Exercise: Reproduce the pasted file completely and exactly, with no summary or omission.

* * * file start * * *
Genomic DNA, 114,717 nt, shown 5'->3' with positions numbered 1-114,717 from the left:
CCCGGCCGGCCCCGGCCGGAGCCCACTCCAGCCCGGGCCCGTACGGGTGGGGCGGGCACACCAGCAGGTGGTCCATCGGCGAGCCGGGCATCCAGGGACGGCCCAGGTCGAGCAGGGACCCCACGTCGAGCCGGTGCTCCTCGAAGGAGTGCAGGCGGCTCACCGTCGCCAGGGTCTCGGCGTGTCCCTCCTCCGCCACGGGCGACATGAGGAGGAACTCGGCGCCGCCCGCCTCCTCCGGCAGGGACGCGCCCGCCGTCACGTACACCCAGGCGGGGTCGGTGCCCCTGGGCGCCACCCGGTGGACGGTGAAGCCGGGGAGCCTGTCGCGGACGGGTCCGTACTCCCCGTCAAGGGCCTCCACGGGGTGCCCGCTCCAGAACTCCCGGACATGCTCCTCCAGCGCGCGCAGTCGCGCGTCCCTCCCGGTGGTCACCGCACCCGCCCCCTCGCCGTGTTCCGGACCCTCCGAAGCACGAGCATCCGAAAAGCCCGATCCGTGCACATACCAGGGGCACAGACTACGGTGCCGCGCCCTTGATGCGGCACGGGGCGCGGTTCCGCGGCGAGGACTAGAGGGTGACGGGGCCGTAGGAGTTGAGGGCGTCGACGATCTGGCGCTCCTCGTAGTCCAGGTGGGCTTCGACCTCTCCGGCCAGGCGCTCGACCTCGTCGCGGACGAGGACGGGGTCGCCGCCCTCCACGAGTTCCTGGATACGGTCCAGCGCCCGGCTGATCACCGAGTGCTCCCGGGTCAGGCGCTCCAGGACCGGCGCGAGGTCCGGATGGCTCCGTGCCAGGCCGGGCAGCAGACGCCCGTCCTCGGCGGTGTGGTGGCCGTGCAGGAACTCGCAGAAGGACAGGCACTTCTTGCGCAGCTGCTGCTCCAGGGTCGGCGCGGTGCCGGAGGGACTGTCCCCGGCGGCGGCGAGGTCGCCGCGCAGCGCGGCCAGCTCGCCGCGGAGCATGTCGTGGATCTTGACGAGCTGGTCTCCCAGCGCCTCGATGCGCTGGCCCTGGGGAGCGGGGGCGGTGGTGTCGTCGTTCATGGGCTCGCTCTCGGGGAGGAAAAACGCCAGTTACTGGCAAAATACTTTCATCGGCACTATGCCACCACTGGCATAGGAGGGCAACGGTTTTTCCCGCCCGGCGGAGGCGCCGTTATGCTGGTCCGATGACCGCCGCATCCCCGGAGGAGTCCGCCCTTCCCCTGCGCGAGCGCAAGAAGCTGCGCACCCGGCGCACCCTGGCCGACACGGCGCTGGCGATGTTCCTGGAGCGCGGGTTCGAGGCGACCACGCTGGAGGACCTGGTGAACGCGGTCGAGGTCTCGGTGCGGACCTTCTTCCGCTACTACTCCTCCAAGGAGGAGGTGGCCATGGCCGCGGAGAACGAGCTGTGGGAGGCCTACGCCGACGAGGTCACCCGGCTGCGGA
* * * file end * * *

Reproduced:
Genomic DNA, 114,717 nt, shown 5'->3' with positions numbered 1-114,717 from the left:
CCCGGCCGGCCCCGGCCGGAGCCCACTCCAGCCCGGGCCCGTACGGGTGGGGCGGGCACACCAGCAGGTGGTCCATCGGCGAGCCGGGCATCCAGGGACGGCCCAGGTCGAGCAGGGACCCCACGTCGAGCCGGTGCTCCTCGAAGGAGTGCAGGCGGCTCACCGTCGCCAGGGTCTCGGCGTGTCCCTCCTCCGCCACGGGCGACATGAGGAGGAACTCGGCGCCGCCCGCCTCCTCCGGCAGGGACGCGCCCGCCGTCACGTACACCCAGGCGGGGTCGGTGCCCCTGGGCGCCACCCGGTGGACGGTGAAGCCGGGGAGCCTGTCGCGGACGGGTCCGTACTCCCCGTCAAGGGCCTCCACGGGGTGCCCGCTCCAGAACTCCCGGACATGCTCCTCCAGCGCGCGCAGTCGCGCGTCCCTCCCGGTGGTCACCGCACCCGCCCCCTCGCCGTGTTCCGGACCCTCCGAAGCACGAGCATCCGAAAAGCCCGATCCGTGCACATACCAGGGGCACAGACTACGGTGCCGCGCCCTTGATGCGGCACGGGGCGCGGTTCCGCGGCGAGGACTAGAGGGTGACGGGGCCGTAGGAGTTGAGGGCGTCGACGATCTGGCGCTCCTCGTAGTCCAGGTGGGCTTCGACCTCTCCGGCCAGGCGCTCGACCTCGTCGCGGACGAGGACGGGGTCGCCGCCCTCCACGAGTTCCTGGATACGGTCCAGCGCCCGGCTGATCACCGAGTGCTCCCGGGTCAGGCGCTCCAGGACCGGCGCGAGGTCCGGATGGCTCCGTGCCAGGCCGGGCAGCAGACGCCCGTCCTCGGCGGTGTGGTGGCCGTGCAGGAACTCGCAGAAGGACAGGCACTTCTTGCGCAGCTGCTGCTCCAGGGTCGGCGCGGTGCCGGAGGGACTGTCCCCGGCGGCGGCGAGGTCGCCGCGCAGCGCGGCCAGCTCGCCGCGGAGCATGTCGTGGATCTTGACGAGCTGGTCTCCCAGCGCCTCGATGCGCTGGCCCTGGGGAGCGGGGGCGGTGGTGTCGTCGTTCATGGGCTCGCTCTCGGGGAGGAAAAACGCCAGTTACTGGCAAAATACTTTCATCGGCACTATGCCACCACTGGCATAGGAGGGCAACGGTTTTTCCCGCCCGGCGGAGGCGCCGTTATGCTGGTCCGATGACCGCCGCATCCCCGGAGGAGTCCGCCCTTCCCCTGCGCGAGCGCAAGAAGCTGCGCACCCGGCGCACCCTGGCCGACACGGCGCTGGCGATGTTCCTGGAGCGCGGGTTCGAGGCGACCACGCTGGAGGACCTGGTGAACGCGGTCGAGGTCTCGGTGCGGACCTTCTTCCGCTACTACTCCTCCAAGGAGGAGGTGGCCATGGCCGCGGAGAACGAGCTGTGGGAGGCCTACGCCGACGAGGTCACCCGGCTGCGGA